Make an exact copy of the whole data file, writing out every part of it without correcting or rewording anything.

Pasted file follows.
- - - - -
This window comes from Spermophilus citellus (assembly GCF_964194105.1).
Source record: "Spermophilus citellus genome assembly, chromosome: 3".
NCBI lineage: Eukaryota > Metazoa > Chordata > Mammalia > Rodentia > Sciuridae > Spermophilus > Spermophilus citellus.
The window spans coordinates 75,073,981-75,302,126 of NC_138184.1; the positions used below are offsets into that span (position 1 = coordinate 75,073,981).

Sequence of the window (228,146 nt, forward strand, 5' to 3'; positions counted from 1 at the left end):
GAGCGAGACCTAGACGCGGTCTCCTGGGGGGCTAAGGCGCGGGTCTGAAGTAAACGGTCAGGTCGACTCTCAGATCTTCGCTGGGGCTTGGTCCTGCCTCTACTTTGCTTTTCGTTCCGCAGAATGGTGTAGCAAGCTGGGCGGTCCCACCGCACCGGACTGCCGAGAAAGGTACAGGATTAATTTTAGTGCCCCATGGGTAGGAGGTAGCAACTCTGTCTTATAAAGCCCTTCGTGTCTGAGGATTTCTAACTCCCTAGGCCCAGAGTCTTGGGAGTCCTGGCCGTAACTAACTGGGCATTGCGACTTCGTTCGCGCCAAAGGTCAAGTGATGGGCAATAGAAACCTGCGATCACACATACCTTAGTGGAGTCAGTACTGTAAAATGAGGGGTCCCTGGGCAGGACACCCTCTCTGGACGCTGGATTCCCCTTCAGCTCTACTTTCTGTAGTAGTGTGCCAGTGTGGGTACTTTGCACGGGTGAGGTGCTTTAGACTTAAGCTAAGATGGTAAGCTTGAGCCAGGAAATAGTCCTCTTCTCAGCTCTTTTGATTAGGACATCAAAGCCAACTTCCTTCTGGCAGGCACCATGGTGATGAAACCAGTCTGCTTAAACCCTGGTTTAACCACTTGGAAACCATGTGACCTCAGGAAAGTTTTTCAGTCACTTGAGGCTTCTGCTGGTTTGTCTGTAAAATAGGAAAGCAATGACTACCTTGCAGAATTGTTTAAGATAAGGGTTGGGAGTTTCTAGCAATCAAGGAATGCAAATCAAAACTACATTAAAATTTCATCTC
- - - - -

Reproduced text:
This window comes from Spermophilus citellus (assembly GCF_964194105.1).
Source record: "Spermophilus citellus genome assembly, chromosome: 3".
NCBI lineage: Eukaryota > Metazoa > Chordata > Mammalia > Rodentia > Sciuridae > Spermophilus > Spermophilus citellus.
The window spans coordinates 75,073,981-75,302,126 of NC_138184.1; the positions used below are offsets into that span (position 1 = coordinate 75,073,981).

Sequence of the window (228,146 nt, forward strand, 5' to 3'; positions counted from 1 at the left end):
GAGCGAGACCTAGACGCGGTCTCCTGGGGGGCTAAGGCGCGGGTCTGAAGTAAACGGTCAGGTCGACTCTCAGATCTTCGCTGGGGCTTGGTCCTGCCTCTACTTTGCTTTTCGTTCCGCAGAATGGTGTAGCAAGCTGGGCGGTCCCACCGCACCGGACTGCCGAGAAAGGTACAGGATTAATTTTAGTGCCCCATGGGTAGGAGGTAGCAACTCTGTCTTATAAAGCCCTTCGTGTCTGAGGATTTCTAACTCCCTAGGCCCAGAGTCTTGGGAGTCCTGGCCGTAACTAACTGGGCATTGCGACTTCGTTCGCGCCAAAGGTCAAGTGATGGGCAATAGAAACCTGCGATCACACATACCTTAGTGGAGTCAGTACTGTAAAATGAGGGGTCCCTGGGCAGGACACCCTCTCTGGACGCTGGATTCCCCTTCAGCTCTACTTTCTGTAGTAGTGTGCCAGTGTGGGTACTTTGCACGGGTGAGGTGCTTTAGACTTAAGCTAAGATGGTAAGCTTGAGCCAGGAAATAGTCCTCTTCTCAGCTCTTTTGATTAGGACATCAAAGCCAACTTCCTTCTGGCAGGCACCATGGTGATGAAACCAGTCTGCTTAAACCCTGGTTTAACCACTTGGAAACCATGTGACCTCAGGAAAGTTTTTCAGTCACTTGAGGCTTCTGCTGGTTTGTCTGTAAAATAGGAAAGCAATGACTACCTTGCAGAATTGTTTAAGATAAGGGTTGGGAGTTTCTAGCAATCAAGGAATGCAAATCAAAACTACATTAAAATTTCATCTC